Richard Dawkins highlights the problematic texts of the Old Testament (e.g., the Canaanite genocide in Joshua; the smiting of Uzzah in 2 Samuel 6). Atheists like Dawkins, after they bring up one of these problematic passages, like to say, “I bet you didn’t hear about that in Sunday school?” And they are usually right. Because Christians focus on the nice parts (e.g., Psalm 23; Jeremiah 29:11–“I know the plans I have for you…plans for your welfare and not harm”).
While I understand the desire to avoid the nasty bits of the OT (they are confusing and take work to understand), those of us who teach the Bible are not serving people when we skip over the parts we don’t like. It’s a bit trite, but it’s hard not to think of that proverbial ostrich.
If the problematic bits of the OT get ignored in church, when will people encounter them? At least 3 places.
1) When they are reading through their Bibles on their own. What are they going to do when they get to the Levites concubine (Judg. 19)? Since they’ve never heard a sermon on it, or never discussed it in Sunday school or in a small group, they will be confused without anyone to help them make sense of texts like that.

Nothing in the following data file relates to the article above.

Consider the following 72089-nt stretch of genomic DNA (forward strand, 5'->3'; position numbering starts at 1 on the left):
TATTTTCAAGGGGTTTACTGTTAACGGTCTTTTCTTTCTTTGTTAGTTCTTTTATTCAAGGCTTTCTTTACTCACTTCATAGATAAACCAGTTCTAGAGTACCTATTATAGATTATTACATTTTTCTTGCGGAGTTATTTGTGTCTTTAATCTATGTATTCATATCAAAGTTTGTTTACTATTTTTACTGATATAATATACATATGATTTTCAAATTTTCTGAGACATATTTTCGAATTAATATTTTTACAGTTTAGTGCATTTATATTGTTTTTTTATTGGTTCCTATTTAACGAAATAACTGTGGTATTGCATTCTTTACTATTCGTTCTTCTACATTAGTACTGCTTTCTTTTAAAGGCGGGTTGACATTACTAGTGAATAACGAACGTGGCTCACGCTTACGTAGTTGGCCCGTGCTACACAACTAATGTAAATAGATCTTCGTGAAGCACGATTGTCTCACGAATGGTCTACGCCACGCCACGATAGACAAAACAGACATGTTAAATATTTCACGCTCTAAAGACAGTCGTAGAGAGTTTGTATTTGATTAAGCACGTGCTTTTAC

2) When talking to an atheist, who, like Dawkins, knows more about the problematic bits (Psalm 137:9- divinely authorized infant head-bashing?) than they do. They will be surprised that there are passages like that in their Bible, and they will be embarrassed that the atheists know more about the Bible than they do.
3) When they go off to college and their Intro to the Bible or Intro to Religion prof, who is a big fan of the New Atheists like Richard Dawkins and Christopher Hitchens, brings up the story of the angel of YHWH killing 185,000 Assyrians (2 Kings 19:35). Or perhaps, a bit more familiar, the story of the flood, where God drowns all humans except Noah’s family. (At what age is it appropriate to first expose people to the horrors of the flood narrative? College? Mid-20’s?)
As I’ve been talking to people about God Behaving Badly, people tell me story after story of being shocked by what they find in their Bibles and being angry that their church never taught on problematic texts. The word that gets used frequently is “betrayed”.
If you teach the Bible, don’t ignore problematic texts. They teach profound lessons about God and his character. And people need to know how to deal with them. Books like God Behaving Badly, or Paul Copan’s Is God a Moral Monster? can help us understand texts like these.
In what contexts have you talked to people about problematic texts? What texts do people ask you about?